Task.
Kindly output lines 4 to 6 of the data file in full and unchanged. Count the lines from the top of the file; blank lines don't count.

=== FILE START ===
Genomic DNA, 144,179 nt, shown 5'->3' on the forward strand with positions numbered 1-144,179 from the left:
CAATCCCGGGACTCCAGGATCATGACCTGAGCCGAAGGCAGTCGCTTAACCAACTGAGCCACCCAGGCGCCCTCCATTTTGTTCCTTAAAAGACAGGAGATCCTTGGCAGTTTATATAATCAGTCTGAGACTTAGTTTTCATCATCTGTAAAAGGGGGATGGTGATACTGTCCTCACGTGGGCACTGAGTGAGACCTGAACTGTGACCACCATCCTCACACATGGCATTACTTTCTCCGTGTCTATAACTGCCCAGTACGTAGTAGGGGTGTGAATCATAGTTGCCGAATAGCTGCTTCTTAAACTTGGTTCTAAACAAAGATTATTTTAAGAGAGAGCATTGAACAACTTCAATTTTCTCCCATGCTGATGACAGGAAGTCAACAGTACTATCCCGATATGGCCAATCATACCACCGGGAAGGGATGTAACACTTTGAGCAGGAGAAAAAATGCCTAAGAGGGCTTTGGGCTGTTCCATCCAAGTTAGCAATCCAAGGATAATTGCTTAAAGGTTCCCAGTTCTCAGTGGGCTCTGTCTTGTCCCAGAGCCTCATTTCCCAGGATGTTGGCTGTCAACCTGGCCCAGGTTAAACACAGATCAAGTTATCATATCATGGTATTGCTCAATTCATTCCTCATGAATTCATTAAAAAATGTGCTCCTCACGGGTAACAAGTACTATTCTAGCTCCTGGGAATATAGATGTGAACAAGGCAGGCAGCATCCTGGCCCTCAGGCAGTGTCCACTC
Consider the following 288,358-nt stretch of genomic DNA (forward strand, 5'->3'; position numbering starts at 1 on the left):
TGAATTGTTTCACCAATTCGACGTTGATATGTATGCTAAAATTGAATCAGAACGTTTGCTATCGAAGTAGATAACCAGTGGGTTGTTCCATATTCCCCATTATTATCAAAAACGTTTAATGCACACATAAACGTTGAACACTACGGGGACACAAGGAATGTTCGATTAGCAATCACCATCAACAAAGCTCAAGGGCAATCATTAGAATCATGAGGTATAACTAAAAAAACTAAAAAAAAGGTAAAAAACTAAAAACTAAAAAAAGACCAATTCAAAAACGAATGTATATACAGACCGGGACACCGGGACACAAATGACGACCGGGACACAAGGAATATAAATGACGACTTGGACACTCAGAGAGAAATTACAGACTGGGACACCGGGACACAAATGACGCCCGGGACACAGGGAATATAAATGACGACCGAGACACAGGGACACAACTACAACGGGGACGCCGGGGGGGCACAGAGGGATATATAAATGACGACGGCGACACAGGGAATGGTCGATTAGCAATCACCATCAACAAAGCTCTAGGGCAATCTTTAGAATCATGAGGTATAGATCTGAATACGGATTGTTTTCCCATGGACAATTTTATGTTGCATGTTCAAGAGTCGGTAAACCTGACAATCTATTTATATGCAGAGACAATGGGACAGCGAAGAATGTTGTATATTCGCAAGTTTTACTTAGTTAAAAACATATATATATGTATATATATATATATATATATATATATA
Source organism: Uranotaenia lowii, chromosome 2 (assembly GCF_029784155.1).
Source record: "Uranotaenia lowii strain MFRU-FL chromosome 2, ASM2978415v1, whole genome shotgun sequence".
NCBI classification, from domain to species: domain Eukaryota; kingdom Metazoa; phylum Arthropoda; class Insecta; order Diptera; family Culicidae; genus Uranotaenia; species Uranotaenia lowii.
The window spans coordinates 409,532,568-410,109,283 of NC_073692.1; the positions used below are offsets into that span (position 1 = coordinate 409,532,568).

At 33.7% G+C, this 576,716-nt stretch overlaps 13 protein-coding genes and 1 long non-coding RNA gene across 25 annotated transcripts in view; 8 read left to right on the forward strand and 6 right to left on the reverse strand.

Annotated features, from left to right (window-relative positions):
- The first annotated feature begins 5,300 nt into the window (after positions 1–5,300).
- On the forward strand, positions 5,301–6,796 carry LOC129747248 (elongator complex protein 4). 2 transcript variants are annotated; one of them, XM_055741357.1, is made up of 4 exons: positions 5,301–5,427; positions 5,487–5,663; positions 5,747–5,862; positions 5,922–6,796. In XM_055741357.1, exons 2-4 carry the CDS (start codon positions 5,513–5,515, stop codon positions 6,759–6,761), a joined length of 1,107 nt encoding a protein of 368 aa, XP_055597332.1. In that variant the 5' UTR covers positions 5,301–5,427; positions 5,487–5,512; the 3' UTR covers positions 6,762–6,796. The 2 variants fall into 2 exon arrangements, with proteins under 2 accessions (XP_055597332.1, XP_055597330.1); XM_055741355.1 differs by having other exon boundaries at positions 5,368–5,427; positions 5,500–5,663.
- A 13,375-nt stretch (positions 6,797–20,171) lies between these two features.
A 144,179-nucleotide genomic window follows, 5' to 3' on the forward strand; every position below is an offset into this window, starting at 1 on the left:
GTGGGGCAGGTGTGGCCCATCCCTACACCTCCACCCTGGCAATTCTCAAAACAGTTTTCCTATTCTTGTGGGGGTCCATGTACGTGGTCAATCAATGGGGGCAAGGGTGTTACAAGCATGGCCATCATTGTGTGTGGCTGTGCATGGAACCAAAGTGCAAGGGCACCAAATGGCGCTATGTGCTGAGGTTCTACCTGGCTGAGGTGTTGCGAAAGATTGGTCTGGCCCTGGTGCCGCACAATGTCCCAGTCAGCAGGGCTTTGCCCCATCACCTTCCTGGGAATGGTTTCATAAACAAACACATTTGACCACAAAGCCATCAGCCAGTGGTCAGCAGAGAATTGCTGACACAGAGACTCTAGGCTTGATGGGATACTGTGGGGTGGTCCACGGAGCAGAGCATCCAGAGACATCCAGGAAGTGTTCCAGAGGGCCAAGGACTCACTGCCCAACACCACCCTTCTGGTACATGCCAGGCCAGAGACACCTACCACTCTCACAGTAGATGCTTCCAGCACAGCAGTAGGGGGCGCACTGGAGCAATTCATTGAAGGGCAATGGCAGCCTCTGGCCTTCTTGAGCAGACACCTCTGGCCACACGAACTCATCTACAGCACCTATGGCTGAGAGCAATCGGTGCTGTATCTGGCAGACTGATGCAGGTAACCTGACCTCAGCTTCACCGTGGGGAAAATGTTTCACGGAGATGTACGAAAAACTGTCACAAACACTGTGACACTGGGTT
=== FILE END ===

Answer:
TGAATTGTTTCACCAATTCGACGTTGATATGTATGCTAAAATTGAATCAGAACGTTTGCTATCGAAGTAGATAACCAGTGGGTTGTTCCATATTCCCCATTATTATCAAAAACGTTTAATGCACACATAAACGTTGAACACTACGGGGACACAAGGAATGTTCGATTAGCAATCACCATCAACAAAGCTCAAGGGCAATCATTAGAATCATGAGGTATAACTAAAAAAACTAAAAAAAAGGTAAAAAACTAAAAACTAAAAAAAGACCAATTCAAAAACGAATGTATATACAGACCGGGACACCGGGACACAAATGACGACCGGGACACAAGGAATATAAATGACGACTTGGACACTCAGAGAGAAATTACAGACTGGGACACCGGGACACAAATGACGCCCGGGACACAGGGAATATAAATGACGACCGAGACACAGGGACACAACTACAACGGGGACGCCGGGGGGGCACAGAGGGATATATAAATGACGACGGCGACACAGGGAATGGTCGATTAGCAATCACCATCAACAAAGCTCTAGGGCAATCTTTAGAATCATGAGGTATAGATCTGAATACGGATTGTTTTCCCATGGACAATTTTATGTTGCATGTTCAAGAGTCGGTAAACCTGACAATCTATTTATATGCAGAGACAATGGGACAGCGAAGAATGTTGTATATTCGCAAGTTTTACTTAGTTAAAAACATATATATATGTATATATATATATATATATATATATATA
Source organism: Uranotaenia lowii, chromosome 2 (assembly GCF_029784155.1).
Source record: "Uranotaenia lowii strain MFRU-FL chromosome 2, ASM2978415v1, whole genome shotgun sequence".